Blue and red can both agree that healthcare in the United States is an embarrassing mess, but we have nothing on the state of things in Venezuela. Or the hell Rangers catcher Robinson Chirinos had to go through to get some pills for his dad.
His father had suffered a stroke in December, and in his native Venezuela finding access to the necessary medicine was not as simple as seeing the doctor. As a major league baseball player, Chirinos is royalty in Venezuela. But even Chirinos, who makes well over seven figures, could not find the medicine.
Back on Jan. 2, faced with dwindling alternatives, Chirinos sent a message to his nearly 50,000 followers on Twitter, saying he urgently needed an antibiotic.
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“I put that message out to the whole country,” Chirinos said.
One day after posting this message, a pair of large media companies posted a press release with Chirinos’ request for help. Shortly thereafter, he received a direct message from a follower. The person knew how to find the standard antibiotic that is, in modern countries, not terribly difficult to obtain.
“He sent me a phone number and we were able to get it,” Chirinos said. “Thank God we were able to get it.”
A little more than three weeks later, he again had to go to Twitter with another urgent message.
Again he was able to find the medicine. Today, Chirinos’ father is 66 and his health is improving.
The World Baseball Classic does not move the needle in the U.S., but in places like Venezuela this is a major point of interest and pride. As dysfunctional as our home is, Chirinos’ story is the humble reminder that many places are considerably worse.
The U.S. advanced to this next stage, and few noticed. If Venezuela makes it, it’s an event. These games have become a three-hour break from what has become an exceedingly difficult life.
Robinson Chirinos has played in the major leagues for five years. He broke in with the Tampa Bay Rays in 2011. He joined the Texas Rangers in 2013.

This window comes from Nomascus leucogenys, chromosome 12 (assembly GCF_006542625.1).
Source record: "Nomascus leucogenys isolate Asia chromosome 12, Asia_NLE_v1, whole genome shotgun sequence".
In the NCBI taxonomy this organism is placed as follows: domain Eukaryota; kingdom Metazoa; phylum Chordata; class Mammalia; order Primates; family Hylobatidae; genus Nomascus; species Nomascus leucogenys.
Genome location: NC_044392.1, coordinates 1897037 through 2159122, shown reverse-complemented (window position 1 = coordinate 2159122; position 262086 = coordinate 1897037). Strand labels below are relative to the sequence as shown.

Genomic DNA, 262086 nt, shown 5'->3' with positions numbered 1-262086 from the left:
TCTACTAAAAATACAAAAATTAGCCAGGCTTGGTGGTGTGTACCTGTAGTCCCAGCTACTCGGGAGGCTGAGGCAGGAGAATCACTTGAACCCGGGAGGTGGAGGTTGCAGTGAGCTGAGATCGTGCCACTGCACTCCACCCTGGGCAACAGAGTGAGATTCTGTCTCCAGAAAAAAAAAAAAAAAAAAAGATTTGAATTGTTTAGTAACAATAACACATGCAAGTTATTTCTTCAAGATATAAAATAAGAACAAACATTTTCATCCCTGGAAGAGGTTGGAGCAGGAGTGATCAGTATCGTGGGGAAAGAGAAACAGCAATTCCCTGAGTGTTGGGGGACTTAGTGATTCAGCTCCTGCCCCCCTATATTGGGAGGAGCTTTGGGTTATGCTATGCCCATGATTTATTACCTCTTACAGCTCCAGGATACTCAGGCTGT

“Right now ... everything is just tough right now,” Chirinos said. “My personal experience, it’s not only the government, but it’s the whole people of Venezuela. It’s a little bit of everything. The people who run the country, they forget about the people. When I went back to play in the offseason there, I had never seen the country the way I saw it this year. It was sad to see so many people who don’t have anything to live.”
Despite being in a country with a wealth of natural resources and status as one of the world’s top oil-producing countries, 32.1 percent of the Venezuelan population lives below the poverty line.
“People go to the store, and the food is there, but the people can’t afford it. They don’t have the money to buy it because they are too expensive,” Chirinos said. “It’s sad.”
In many Venezuelan hospitals, doctors routinely struggle to find the basic medicines. Because of routine power shortages, doctors often perform surgery by the lights on their cellphones. The wait list for a surgery can be three months.
In 1961, Venezuela was reported as the first malaria-free nation. Now there are hundreds of thousands of cases reported each year.
The reasons are many for the deteriorating conditions in Venezuela, but Chirinos is not alone in the sentiment that the state of his country was better when its polarizing leader, and noted U.S. irritant, Hugo Chavez was alive and in power.
“When he was alive, it really was not that bad,” Chirinos said. “I can’t believe this is happening.”
With four years of service as a major league player, Chirinos is secure enough that he hopes and plans to bring his father to the United States this year. His father is living with Chirinos’ mother and his brothers. He said his dad is walking “a little bit” and that his speech is improving as well.
“We’re doing everything we can to provide to him to get better,” he said.
Perhaps in the future he won’t have to turn to Twitter the next time he needs medicine.